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BARRY WOOD COLT KNIVES

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WOOD KNIFE
Colt Folding knife designed by Barry Wood

 

Published by Southern California Blades May 2014

 

Colt Knives by Gus Marsh

This information is dedicated to Barry Wood, a major force in knives and Colt. Barry just turned 88 a few weeks ago and passed away March 17, 2014 in Colorado Springs, CO.

Like other major gun manufactures, Colt made knives and most of them have become collectibles, a few were originally intended for the collector market. Unlike their firearms competitors, Remington and Winchester, Colt’s entry into the knife market came in recent years and its tenure lasted only four years, from 1969 to 1973.

About fifteen different models, primarily fixed blades, were made. Barry Woods of Venice Beach, California designed the most unique of Colt’s knives, and the one that is in greatest demand by collectors. Wood had been using the patented design since 1967 on his own handmade knives and was approached by Colt about making the knives for them in 1968. Production on the first knives was completed in October 1969 with Wood having the blades made by Russell Harrington Company and several other components made by different manufacturers. He then assembled and finished the knives in his own California shop.

During the next four years, 15,300 of the Colt folders were made in several variations. The first 500 knives, stamped with the Colt rearing horse trademark, have a handle shaped like a rectangle with rounded edges. These knives have canvas Micarta handles and are probably the most rare of the Colt knife variations.

The second model is similar to the first with the same shape and handle, but is stamped with the Rampant Colt trademark and COLT, HARTFORD, CONN. in large letters. With the knife’s blade at a half-open position, it is possible to see these markings and the Colt Serpentine trademark as well. Two thousand of these knives were made.

The most common Colt-Wood Folder is the third model which features a change in shape and handle material on most of them. Its shape is slightly curved and, while a few knives used the canvas Micarta handles; the majority had a burgundy Micarta handle. This model did not have the Colt lettering stamp on the liner.

These knives were originally sold at prices in the $30.00 range. Those of the third variation are now valued in the $400 to $500 range with premiums paid for knives with original sheaths and boxes. The first and second variation models are valued more highly and may range up to $600, especially with the original sheath and box.

There are two other variations made but will rarely, if ever, be found in the collector market. Twelve knives were made with black Micarta handles and used as salesman samples. Two knives handled with stag were made especially for Colt executives. If found, these knives would be quite expensive and a prospective buyer should expect to receive letters of verification to accompany the rare knife.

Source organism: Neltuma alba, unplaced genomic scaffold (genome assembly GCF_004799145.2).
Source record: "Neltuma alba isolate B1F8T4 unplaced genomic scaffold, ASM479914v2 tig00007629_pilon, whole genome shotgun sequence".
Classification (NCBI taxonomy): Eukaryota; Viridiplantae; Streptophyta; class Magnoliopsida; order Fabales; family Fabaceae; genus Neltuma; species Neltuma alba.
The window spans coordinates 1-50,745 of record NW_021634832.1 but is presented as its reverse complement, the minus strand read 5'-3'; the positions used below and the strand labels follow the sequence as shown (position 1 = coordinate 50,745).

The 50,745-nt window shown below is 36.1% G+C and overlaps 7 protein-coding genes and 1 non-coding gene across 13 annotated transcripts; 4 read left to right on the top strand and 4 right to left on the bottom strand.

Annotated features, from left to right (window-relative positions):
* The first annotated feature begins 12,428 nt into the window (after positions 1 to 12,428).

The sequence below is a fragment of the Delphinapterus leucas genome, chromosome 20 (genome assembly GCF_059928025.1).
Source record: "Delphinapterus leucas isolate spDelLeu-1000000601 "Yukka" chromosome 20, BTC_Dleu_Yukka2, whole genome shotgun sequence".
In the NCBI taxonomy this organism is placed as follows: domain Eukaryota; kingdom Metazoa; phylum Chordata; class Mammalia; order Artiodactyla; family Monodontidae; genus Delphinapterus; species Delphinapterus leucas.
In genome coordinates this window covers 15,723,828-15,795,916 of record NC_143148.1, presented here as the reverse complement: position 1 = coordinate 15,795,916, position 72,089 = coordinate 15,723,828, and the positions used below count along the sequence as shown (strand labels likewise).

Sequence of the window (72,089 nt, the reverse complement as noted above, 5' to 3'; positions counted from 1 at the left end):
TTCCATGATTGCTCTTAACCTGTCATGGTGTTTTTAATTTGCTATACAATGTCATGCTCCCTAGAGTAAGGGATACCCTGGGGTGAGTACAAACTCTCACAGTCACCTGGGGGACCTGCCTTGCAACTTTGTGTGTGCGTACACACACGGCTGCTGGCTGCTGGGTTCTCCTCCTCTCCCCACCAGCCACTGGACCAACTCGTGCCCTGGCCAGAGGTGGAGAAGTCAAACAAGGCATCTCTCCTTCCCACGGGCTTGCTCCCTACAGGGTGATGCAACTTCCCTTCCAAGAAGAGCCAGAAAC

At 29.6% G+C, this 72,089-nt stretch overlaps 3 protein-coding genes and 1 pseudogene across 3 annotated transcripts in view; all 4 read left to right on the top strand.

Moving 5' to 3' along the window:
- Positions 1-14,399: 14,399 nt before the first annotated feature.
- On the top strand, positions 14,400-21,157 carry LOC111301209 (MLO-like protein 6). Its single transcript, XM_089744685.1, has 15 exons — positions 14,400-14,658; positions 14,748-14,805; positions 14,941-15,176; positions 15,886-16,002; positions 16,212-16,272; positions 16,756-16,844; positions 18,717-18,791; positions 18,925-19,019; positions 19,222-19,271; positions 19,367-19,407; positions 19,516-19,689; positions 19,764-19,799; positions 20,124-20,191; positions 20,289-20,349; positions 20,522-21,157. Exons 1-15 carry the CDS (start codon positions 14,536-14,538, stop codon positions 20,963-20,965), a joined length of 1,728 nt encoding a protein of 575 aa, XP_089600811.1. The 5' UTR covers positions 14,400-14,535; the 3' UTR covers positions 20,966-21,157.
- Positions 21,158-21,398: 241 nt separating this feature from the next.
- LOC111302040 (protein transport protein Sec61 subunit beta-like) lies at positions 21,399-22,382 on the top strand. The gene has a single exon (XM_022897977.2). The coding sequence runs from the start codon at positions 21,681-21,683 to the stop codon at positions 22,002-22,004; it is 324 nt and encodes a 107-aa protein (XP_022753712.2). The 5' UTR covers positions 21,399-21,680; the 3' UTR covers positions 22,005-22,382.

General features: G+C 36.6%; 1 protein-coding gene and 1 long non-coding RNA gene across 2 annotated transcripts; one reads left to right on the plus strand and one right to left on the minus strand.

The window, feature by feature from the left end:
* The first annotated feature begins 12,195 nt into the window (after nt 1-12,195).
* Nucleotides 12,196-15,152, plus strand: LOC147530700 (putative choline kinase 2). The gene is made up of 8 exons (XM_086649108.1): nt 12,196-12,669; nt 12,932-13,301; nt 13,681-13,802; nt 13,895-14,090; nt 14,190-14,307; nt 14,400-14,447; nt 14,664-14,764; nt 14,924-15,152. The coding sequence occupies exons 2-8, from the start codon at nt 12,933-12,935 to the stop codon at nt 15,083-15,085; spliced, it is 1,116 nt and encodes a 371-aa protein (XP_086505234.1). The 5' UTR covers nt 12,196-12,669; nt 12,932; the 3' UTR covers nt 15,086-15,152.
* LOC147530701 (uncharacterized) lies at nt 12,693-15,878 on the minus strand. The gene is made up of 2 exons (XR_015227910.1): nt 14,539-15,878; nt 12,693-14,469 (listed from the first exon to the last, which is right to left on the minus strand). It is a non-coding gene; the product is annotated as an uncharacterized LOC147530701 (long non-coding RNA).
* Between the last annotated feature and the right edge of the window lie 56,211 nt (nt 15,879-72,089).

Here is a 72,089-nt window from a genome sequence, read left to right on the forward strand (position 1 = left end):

Although Wood terminated his agreement with Colt in 1978, he continued to make a similar knife using 154CM steel and a variety of handle materials. Prices for these handmade knives stamped with the maker’s name range from $400 upward.

The Colt sheath knives were packaged in a wood grain paper box with the knife contained in a red velvet drawstring pouch, which is embossed with the Rampant Colt emblem. J. and F. Hopkins & Sons of Sheffield, England made sheath knives stamped “Sheffield”. They were imported through Indian Ridge Traders in quantities of approximately 2,500 each. There were four variations of the Sheffield made knives, each with sweeping clip blades. The three larger patterns included a sheath with a snap that closes over the bottom of the guard. The smallest skinner came with a pouch sheath.

There were about 20,000 sheath knives made in the USA by the Olsen Knife Company of Howard City, Michigan. They were stamped with the Colt Serpentine trademark and the words “Hartford, Conn.” Most of these knives were equipped with black leather sheaths while the Sheffield knives came with brown sheaths. Both included the red velvet pouches.

Retail prices of the fixed blade knives ranged from $29 to $49 in 1973. Current collector values are about $175 or more, with large patterns valued slightly higher and smaller knives valued at slightly less.

In 1993, the Colt trademark for knives was acquired by the United Cutlery Company and a variety of fixed blade knives were marketed by them until 2007.

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